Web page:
Healthcare reform has instigated fundamental changes in the delivery system, and many of the changes at this point are unstoppable. Even if the new GOP-led Congress successfully repeals the Affordable Care Act (ACA), the reform mindshift has already begun.
This is particularly true on the technology side. Don’t forget that key pieces of legislation—such as the HITECH Act under the American Recovery and Reinvestment Act of 2009—stand apart from ACA.
No matter what happens in Washington, providers of all kinds will continue to adopt EHRs and strive for meaningful use. Value models will thrive, and data will be the backbone of everything from reimbursement to care decisions to insurance benefits.
I recently attended the Open Minds institute and pretty much everyone there told me it’s time for behavioral health providers to embrace the data. Here’s why.
1/ Today’s EHR systems are better than yesterday’s.
I spoke to Robert Capobianco of Core Solutions who told me that behavioral health is about seven years behind other disciplines in terms of adopting EHRs and data-driven processes. That’s not a criticism. Behavioral health providers clearly have several unique challenges—patient privacy and subjective inputs just to name a few—that make technology adoption significantly more complex than it is for your average primary care providers.
The good news is behavioral health might have an advantage in being a late adopter. The products that are emerging in the market now are more functional and better tailored to your needs. They aren’t so much on the bleeding edge any more, as many of the primary care products were years ago.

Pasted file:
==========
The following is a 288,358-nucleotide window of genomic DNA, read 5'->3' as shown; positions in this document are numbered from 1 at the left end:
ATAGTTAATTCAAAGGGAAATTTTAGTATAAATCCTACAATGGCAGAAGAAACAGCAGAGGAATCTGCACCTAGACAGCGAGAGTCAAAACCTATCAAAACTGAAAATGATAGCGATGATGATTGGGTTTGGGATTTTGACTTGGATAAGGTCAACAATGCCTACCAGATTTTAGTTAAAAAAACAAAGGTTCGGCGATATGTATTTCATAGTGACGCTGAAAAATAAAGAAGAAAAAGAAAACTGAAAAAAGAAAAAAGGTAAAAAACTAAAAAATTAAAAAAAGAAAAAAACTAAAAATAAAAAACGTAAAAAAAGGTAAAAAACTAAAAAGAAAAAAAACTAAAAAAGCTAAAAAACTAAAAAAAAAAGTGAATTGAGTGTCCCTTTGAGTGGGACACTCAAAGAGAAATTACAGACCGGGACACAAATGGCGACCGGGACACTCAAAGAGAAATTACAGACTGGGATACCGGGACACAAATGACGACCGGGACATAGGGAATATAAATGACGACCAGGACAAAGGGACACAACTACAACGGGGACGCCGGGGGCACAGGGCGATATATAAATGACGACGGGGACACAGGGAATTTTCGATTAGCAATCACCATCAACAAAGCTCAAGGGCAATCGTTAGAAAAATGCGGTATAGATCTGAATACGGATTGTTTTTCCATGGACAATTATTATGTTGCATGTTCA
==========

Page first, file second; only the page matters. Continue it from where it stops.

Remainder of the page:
2/ Private equity is looking to invest in behavioral health technology companies.
I spoke to Tim Bechtold of Frontier Capital who told me that his firm is looking to invest in technology companies under $30 million that are a bit bootstrapped and need capital to grow. Bechtold also says Frontier isn’t the only investor in the space. What that means for providers is that more product innovation is coming thanks to the infusion of capital that’s on its way. Expect to find new products and services that you never even dreamed were possible.
3/ Legacy systems are being replaced by software as a service (SaaS).
I also spoke to Chris Williams of the Echo Group, and he told me that the self-hosted EHR option is still strong, but more SaaS implementations are coming in the future. What that means for providers is that more time and effort can be devoted to the core mission of caring for patients and running the business and less time will be required to keep EHR systems up to date. It’s a good thing. It means that innovation will come to you rather than the other way around.
4/ Health information exchange is possible even with the current limitations.
The Behavioral Health Data Exchange Consortium that was formed among five states in 2011 has successfully exchanged data within HIPAA and 42 CFR Part 2 rules. According to Samantha Meklir of the federal Office of the National Coordinator for Health IT (ONC), “It’s complex, but it can be done.” For example, Alabama Medicaid and Florida Medicaid agencies were able to exchange claims data.
“It’s our job to make sure patients are comfortable and to make sure they are protected,” said Kate Wetherby of SAMHSA, speaking at the conference. “But it’s also our job to make sure they get the best care possible.”
A big part of the challenge will be to convince patients that some data sharing is beneficial, but in the meantime, provider communities must convince each other that they’re ready to take on the task of wrestling with data and putting it to good use.